Linking Good Workers to Good Jobs: Improving Systems and Partnerships

A SparkAction summary
February 18, 2013

Our economy continues to create quality jobs, but for many young people with low skills these jobs are out of reach. Should we tell young people just to work harder at completing complete a post-secondary degree or are there systemic ways to improve their odds?

In the 2013 State of the Union, the President announced a plan to work with states and colleges to incentivize programs that revamp career and technical education—and a chance for employment for all. NPR’s On Point summarized some of the new proposals from the speech and what they mean for education and job training.

New numbers on long-term unemployment

The February jobs report from the Economic Policy Institute includes a helpful chart that compares unemployment for 16-18 year olds from the prerecession 2007 and now, and it's striking.

In 2007, there was 10 percent unemployment for 16-18-year olds. Now, the unemployment rate has has risen to 16 percent.

The good news: we are recovering. The not so good news: job growth is too slow to make a dent in unemployment for several years.

Innovative Solutions and Partnerships

In States ...

In a report for the Institute for Research on Poverty, Harry Holzer proposes some remedies, based on the promising results from programs like Career Academies, apprenticeships and incumbent worker training programs, which link learning with workforce experience and job market needs.If you want to know more about why workforce development programs are important for youth at risk, this is a good read.

Holzer argues that we’ve increased Pell grants but have let our WIA (Workforce Investment Act) programs lag behind. That’s where the work of the National Skills Coalition comes in, working on improving WIA through the overdue reauthorization process.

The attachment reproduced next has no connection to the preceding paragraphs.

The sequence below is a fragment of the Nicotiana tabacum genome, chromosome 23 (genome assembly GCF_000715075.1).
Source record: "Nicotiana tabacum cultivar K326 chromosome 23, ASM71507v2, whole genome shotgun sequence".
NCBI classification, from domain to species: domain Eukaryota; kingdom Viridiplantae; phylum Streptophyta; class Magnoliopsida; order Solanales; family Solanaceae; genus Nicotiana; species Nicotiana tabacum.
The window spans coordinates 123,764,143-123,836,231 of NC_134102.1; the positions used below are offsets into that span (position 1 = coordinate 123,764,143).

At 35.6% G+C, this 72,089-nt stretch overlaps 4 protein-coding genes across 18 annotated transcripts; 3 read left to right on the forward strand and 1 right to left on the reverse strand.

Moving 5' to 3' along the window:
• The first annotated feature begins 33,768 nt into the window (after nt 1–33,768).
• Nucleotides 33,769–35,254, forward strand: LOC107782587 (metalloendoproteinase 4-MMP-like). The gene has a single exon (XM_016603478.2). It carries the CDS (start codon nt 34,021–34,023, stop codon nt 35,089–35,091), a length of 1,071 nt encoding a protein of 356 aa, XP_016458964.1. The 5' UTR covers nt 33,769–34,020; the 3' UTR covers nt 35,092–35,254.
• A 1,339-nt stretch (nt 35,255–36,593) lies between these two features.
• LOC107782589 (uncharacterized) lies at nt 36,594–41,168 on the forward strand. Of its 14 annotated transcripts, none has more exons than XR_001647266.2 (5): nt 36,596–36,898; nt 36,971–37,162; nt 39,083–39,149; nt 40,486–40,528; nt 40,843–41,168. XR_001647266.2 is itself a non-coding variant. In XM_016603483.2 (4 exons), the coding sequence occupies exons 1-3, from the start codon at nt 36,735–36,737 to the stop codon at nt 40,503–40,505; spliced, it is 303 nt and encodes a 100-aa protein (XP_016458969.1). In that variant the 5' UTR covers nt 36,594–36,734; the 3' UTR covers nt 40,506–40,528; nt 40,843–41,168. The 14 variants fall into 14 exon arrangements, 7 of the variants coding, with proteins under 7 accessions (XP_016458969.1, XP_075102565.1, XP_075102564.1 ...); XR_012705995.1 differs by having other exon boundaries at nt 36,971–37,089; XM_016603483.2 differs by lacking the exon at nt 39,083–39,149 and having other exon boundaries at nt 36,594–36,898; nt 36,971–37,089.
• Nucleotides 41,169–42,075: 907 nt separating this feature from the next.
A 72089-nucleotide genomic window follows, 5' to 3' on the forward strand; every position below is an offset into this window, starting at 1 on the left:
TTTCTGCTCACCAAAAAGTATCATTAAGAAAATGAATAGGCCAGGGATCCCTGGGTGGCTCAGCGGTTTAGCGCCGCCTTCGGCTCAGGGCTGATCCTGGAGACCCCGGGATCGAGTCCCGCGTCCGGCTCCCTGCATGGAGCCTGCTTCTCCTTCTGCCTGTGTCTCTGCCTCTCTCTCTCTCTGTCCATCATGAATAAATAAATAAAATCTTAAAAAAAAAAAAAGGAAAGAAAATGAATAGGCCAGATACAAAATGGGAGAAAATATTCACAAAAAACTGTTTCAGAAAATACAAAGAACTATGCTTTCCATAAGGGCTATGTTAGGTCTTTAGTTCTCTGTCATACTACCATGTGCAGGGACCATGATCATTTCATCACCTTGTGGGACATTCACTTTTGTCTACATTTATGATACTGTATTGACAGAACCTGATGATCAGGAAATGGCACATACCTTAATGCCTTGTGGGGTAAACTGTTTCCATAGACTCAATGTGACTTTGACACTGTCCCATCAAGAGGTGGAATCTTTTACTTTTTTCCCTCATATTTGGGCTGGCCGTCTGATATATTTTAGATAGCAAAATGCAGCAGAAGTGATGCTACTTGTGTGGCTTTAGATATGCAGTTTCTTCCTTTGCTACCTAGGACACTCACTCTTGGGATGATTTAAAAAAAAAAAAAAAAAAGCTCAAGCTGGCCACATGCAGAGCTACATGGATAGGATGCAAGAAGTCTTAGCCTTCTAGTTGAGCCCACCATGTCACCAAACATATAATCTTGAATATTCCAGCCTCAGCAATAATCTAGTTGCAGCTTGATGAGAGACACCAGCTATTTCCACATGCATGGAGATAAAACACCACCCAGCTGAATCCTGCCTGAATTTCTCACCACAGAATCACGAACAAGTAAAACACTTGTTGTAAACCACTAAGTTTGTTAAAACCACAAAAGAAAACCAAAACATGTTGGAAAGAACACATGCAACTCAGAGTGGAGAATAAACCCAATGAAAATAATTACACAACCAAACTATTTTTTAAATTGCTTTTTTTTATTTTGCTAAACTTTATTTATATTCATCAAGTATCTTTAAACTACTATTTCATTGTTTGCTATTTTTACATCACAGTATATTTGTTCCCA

As for parternships, the National Skills Coalition and partners offer a snapshot of state sector strategies today: an overview of what makes them different from traditional workforce and economic development programs. They also provide a description of actions that state administrators and policymakers can take as part of a policy framework to support the strategies’ creation and effective operation.

Sector strategies are one of the few workforce interventions with statistical evidence showing improvements in employment opportunities for workers and increases in their wages. Amidst the challenges of the slowly recovering national economy, these strategies can do the following:

  • Address current and emerging skill gaps.
     
  • Provide a means to engage directly with industry across traditional boundaries
     
  • Sector strategies work across the boundaries to identify and address specific workforce needs in almost every industry.
     
  • Better align state programs and resources serving employers and workers.

... And at the federal level

While we work to strengthen workforce development, Corporate Voices for Working Families and Year Up are highlighting why federal policymakers should engage employers to help determine how to spend federal money to improve outcomes for opportunity youth. In this three-part Huffington Post blog series, they share solid recommendations of how this partnership could work, and engage young people with the skills and desire to work in good jobs to help boost the economy.

http://newamerica.net/sites/newamerica.net/files/policydocs/NAF_Rebalancing_Infographic_FINAL.jpgBut, this doesn't mean it's time to give up on college for youth.

Expanding the Pell Grant program, reducing student-loan debt and eliminating tuition tax breaks are necessary steps toward improving the federal financial-aid system, according to Rebalancing Resources and Incentives in Federal Student Aid, the new report and policy recommendations from the New America Foundation.

The report proposes specific policy changes that would reorganize several hundreds of billions of dollars in spending to deal with what the authors say are inefficiencies in postsecondary financial aid, and nothing is off-limits. They recommend specific changes to federal grants, loans, tax benefits, college outreach programs and federal regulations to provide more direct aid to the lowest-income students, while strengthening accountability for institutions of higher education to ensure that more students are able to earn affordable, high-quality credentials.

Check out their handy dandy chart of their recommendations to the right.